Charles Mitchell fights for position against Florida State center Boris Bojanovsky. (Photo by Jonathan Newton / The Washington Post)

Through the years, Mark Turgeon’s teams have historically been solid defensive rebounders and cautious foulers. At Wichita State, the Shockers consistently ranked among the top 10 teams in corralling missed opposing shots, while Texas A&M was particularly adept at keeping foes off the free-throw line.

The 2013-14 Maryland men’s basketball team excels at neither of those things.

“We need to rebound better,” Turgeon said on a teleconference Sunday, and one minute later followed that up with, “We’re fouling too often too early.”

In a way, the latter begets the former. Widespread foul trouble within the Terrapins frontcourt has made keeping a steady rotation difficult, and it seems like every dead ball brings a new substitution. Center Shaq Cleare commits nearly seven fouls per 40 minutes. Forwards Charles Mitchell and Jon Graham commit six apiece. Over the past four games, that trio has fouled more times (36) than scored points (34).

“Obviously, our post guys have been getting in foul trouble a lot,” Turgeon said. “The good thing is I have a number of guys I can put in. I don’t like the fouls because it gets teams to the bonus or the double bonus quicker. Yesterday [against Florida State] it’s at the 11:30 mark [in the second half], 10:43 in the first half … A lot of them are silly fouls.”

The Terps planned to watch film with their posts on the bus drive down to Virginia, but handling the heat of the moment is another matter entirely. Many of Maryland’s fouls are committed beneath the basket, whether spawned by bad defensive position or poor offensive rebounding, though its bigs also have a habit of fouling on ball-screen defense too.

On the defensive boards, Maryland hasn’t been much worse than Turgeon’s former teams, allowing a 29.2 offensive rebounding rate which ranks 76th nationally. Since 2003, six Turgeon-coached teams have ceded higher percentages according to, but in the wake of allowing 20 offensive rebounds – and getting out-rebounded by seven overall – against Florida State, it clearly has Turgeon concerned.

“I think it’s a combination,” he said. “We’re not rebounding as well, and I think we played against some good rebounding teams and we’re playing against another good one tomorrow night. Historically my teams have rebounded well and this team just hasn’t done it. We’re not very big. We’ve got some pretty big guards, but our big guys aren’t overly tall. But that’s no excuse.”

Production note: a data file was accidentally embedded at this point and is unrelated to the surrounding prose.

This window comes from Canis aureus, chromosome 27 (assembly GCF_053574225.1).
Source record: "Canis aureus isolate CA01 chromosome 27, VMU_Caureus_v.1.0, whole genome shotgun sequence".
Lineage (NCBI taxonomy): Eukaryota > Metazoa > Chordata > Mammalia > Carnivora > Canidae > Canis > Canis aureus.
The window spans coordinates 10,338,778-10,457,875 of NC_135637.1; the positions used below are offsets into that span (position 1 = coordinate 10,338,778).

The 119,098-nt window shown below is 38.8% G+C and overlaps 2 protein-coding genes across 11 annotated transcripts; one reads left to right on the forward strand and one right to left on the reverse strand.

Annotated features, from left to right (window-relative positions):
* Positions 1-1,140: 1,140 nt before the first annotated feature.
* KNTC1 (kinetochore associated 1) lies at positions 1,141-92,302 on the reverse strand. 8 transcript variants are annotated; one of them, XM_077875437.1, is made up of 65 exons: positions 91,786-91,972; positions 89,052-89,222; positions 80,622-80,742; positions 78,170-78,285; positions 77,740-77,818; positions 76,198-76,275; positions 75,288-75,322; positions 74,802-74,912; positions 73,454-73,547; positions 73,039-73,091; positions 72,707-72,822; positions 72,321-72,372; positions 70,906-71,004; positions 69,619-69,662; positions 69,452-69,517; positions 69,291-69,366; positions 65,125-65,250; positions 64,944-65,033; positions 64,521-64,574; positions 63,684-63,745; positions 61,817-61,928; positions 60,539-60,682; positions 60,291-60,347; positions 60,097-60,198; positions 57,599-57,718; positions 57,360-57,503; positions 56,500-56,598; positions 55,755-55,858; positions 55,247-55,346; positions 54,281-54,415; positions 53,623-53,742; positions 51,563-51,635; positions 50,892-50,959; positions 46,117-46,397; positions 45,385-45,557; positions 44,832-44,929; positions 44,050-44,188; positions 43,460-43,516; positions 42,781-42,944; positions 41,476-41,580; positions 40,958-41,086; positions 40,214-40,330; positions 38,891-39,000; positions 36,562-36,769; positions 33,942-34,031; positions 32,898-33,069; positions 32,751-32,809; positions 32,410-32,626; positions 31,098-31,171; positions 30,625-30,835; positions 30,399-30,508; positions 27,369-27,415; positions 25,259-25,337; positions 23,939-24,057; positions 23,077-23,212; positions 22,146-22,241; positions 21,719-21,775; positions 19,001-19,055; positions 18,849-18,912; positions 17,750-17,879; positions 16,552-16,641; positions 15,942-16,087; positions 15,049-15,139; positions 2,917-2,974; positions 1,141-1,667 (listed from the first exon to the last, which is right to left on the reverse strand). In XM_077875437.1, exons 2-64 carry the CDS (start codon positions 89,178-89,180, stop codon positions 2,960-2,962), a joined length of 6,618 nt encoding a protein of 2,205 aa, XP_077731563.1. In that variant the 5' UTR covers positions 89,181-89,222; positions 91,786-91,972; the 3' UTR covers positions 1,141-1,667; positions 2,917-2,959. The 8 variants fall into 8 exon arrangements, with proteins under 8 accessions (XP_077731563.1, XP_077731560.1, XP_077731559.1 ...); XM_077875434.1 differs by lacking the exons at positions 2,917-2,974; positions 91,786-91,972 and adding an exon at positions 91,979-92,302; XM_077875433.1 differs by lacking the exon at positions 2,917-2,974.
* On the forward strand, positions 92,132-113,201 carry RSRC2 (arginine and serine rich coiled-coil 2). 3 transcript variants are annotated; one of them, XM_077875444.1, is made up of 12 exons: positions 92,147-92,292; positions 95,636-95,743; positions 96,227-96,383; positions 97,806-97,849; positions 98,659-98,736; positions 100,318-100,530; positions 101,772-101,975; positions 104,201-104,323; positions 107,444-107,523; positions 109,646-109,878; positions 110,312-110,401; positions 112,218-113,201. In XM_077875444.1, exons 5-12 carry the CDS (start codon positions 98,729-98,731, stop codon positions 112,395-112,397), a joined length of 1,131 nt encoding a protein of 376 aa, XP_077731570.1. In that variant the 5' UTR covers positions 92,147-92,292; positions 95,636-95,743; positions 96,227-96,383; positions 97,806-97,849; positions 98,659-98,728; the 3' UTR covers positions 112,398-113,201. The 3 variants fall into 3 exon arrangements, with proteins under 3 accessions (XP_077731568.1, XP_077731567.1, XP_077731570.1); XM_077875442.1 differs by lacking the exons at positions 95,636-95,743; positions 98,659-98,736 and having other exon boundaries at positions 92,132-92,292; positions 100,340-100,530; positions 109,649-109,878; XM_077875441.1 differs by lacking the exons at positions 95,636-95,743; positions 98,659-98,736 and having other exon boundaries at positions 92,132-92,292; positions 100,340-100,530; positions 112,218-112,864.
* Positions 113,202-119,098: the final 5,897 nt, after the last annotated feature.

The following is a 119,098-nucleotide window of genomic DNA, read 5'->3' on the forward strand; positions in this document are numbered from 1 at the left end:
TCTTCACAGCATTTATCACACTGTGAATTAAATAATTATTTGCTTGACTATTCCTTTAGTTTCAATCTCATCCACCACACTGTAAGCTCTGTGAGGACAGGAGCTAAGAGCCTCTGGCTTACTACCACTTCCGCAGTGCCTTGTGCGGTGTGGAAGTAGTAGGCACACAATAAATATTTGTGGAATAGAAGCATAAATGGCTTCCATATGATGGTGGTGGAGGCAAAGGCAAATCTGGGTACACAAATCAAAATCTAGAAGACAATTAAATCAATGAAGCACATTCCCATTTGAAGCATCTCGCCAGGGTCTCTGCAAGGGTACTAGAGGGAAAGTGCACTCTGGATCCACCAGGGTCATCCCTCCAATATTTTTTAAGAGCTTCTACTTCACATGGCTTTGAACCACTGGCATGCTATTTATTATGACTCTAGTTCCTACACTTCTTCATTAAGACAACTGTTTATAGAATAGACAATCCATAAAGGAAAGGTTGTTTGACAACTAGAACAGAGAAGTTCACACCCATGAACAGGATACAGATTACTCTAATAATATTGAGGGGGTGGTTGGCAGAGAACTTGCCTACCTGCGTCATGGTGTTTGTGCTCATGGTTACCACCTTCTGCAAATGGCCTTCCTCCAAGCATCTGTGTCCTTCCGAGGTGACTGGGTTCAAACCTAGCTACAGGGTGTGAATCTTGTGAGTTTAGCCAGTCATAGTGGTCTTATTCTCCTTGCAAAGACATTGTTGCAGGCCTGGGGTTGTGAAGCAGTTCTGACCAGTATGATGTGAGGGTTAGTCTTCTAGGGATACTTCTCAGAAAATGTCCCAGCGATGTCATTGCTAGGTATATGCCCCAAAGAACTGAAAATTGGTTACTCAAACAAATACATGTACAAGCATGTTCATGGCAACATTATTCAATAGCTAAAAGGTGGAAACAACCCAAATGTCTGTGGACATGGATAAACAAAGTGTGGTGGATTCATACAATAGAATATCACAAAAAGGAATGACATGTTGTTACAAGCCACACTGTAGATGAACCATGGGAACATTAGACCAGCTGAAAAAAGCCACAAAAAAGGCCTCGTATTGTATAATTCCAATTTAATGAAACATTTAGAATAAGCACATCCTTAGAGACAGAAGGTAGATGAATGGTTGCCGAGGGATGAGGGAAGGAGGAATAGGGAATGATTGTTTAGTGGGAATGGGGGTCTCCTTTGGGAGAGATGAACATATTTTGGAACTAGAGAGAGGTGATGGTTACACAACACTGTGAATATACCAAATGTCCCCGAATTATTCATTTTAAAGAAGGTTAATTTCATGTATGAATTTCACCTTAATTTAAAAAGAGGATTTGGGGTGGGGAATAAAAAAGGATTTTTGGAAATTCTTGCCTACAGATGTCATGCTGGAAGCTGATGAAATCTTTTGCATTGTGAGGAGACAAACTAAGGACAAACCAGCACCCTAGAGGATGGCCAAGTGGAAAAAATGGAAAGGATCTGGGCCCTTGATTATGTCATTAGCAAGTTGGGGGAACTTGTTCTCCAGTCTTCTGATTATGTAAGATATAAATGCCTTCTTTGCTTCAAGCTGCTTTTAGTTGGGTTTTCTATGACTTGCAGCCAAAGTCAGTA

>> Seth Allen’s return was supposed to ease the burden off freshman Roddy Peters, allowing him to contribute off the bench without much pressure that comes with starting. Rather, it appears to have torpedoed Peters’s confidence, rendering him a non-factor over the past seven games and counting.

During that span, Peters has scored in just two games (six total points), averaged 7.71 minutes per game (including a season-low three versus Florida State) and has struggled so mightily during his limited time (six turnovers, five assists) that whenever Allen needs a rest, Turgeon at least considers playing Dez Wells or Nick Faust at point guard, despite how that experiment went during Allen’s injury.

Asked whether that had more to do with matchups or Peters, Turgeon offered little explanation.

“Just has to do with what I think is best for our team at the time,” He said. “It is what it is. Whatever I feel like is going to help us win that game is what I go with. But by no means have we given up on Roddy. We need Roddy to be successful for us moving forward. Hopefully he can get his confidence back.”

>> Evan Smotrycz played arguably his worst game in a Maryland uniform on Saturday. He was in foul trouble, missed all four field-goal attempts, air-balled two of them and tied his season-low with four points, all from the free-throw line.

“Yeah I think he never got in the flow,” Turgeon said. “He got in foul trouble, then we were winning and I never put him back in, then he came in, shot the two air balls so I took him out. Sometimes you have days like that. That stuff happens. You have to move on. Hopefully he’ll play well tomorrow night.”

Smotrycz also got clocked in the nose during a late scrum and emerged with a bloody nose.

“I kept him in, because I knew he was going to make free throws or have a chance to,” Turgoen said. “I trust him. He’s really played well lately. His last four or five games he’s played well. He just wasn’t great yesterday.”